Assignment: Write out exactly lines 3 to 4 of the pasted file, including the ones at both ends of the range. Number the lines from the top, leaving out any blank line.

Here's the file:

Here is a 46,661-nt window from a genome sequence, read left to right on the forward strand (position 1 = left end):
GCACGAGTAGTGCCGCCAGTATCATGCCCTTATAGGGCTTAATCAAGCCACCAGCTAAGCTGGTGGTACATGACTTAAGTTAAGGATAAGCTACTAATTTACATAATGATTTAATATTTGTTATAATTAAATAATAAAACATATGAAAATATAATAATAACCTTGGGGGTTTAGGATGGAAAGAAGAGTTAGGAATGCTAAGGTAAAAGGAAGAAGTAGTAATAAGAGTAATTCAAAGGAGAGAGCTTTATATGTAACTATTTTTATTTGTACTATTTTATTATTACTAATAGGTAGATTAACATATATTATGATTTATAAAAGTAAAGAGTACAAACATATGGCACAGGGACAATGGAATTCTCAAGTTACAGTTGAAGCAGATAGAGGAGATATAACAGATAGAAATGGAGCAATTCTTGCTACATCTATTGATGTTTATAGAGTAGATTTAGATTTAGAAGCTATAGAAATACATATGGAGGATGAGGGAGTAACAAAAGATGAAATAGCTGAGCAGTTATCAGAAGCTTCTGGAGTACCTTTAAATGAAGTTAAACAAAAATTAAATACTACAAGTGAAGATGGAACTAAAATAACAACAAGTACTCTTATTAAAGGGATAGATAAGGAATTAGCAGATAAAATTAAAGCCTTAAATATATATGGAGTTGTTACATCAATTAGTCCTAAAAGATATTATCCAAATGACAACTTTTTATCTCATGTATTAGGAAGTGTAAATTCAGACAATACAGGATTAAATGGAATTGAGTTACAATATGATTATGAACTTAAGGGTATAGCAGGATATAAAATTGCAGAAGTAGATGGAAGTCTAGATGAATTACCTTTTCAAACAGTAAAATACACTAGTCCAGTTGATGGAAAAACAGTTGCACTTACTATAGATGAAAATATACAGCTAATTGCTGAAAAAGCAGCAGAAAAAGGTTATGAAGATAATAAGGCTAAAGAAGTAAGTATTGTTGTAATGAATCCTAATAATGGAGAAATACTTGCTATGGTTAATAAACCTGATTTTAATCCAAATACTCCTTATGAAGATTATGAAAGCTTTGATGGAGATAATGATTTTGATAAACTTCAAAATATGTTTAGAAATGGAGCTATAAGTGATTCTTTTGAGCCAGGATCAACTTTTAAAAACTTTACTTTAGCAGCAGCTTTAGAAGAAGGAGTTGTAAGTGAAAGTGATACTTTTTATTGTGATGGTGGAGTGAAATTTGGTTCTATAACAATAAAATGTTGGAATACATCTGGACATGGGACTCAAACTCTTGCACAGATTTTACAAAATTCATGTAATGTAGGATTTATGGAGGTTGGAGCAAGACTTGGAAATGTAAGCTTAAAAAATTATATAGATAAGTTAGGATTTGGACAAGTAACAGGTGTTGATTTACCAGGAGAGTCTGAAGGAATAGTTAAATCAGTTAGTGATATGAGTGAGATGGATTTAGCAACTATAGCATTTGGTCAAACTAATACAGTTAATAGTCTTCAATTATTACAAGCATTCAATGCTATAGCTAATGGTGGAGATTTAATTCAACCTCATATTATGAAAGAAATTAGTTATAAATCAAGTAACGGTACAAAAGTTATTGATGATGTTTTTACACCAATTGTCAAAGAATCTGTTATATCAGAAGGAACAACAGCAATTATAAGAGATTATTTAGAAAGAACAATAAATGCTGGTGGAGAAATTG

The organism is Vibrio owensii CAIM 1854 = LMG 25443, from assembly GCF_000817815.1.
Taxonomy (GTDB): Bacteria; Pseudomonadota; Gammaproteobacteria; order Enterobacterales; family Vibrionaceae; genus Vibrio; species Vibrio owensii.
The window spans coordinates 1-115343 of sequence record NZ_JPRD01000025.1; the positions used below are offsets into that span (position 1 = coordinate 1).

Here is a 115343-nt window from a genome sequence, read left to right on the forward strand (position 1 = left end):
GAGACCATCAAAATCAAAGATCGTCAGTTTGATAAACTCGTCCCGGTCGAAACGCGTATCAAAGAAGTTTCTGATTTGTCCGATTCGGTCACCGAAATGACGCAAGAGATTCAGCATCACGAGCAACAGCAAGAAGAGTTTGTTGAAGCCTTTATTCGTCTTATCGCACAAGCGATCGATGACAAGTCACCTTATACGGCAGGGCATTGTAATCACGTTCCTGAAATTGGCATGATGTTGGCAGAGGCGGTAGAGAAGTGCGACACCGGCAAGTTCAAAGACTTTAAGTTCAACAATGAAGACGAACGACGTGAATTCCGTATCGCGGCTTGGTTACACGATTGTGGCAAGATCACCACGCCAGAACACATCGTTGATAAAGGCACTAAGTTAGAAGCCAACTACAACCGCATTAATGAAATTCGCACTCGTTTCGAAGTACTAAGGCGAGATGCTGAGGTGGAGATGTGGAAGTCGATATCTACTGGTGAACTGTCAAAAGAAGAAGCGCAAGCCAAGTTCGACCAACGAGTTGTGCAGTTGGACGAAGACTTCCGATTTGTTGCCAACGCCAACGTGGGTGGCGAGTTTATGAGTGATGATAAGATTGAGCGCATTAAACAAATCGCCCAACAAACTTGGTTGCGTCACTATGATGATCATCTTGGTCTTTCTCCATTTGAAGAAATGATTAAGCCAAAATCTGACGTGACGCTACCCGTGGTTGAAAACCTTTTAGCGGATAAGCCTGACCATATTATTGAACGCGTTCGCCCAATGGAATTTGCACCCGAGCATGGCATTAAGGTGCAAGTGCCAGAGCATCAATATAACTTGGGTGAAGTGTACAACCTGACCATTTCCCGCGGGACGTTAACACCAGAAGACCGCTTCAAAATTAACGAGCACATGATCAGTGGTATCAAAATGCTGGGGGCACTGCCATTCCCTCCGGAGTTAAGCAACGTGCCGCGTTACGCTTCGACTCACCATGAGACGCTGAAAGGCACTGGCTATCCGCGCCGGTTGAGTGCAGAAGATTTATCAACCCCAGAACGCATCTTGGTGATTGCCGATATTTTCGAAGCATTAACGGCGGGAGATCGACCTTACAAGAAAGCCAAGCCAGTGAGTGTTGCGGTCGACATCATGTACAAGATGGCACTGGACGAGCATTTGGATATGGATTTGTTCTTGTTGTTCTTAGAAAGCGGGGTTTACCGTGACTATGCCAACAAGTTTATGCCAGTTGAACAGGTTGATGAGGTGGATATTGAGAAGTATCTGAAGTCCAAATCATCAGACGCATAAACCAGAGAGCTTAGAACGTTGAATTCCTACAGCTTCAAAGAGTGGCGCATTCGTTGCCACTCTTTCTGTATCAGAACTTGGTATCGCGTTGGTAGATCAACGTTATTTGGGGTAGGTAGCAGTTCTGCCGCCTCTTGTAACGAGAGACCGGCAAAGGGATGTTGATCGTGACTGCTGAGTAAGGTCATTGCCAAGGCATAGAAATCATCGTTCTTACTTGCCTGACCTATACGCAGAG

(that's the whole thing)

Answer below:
The organism is Vibrio owensii CAIM 1854 = LMG 25443, from assembly GCF_000817815.1.
Taxonomy (GTDB): Bacteria; Pseudomonadota; Gammaproteobacteria; order Enterobacterales; family Vibrionaceae; genus Vibrio; species Vibrio owensii.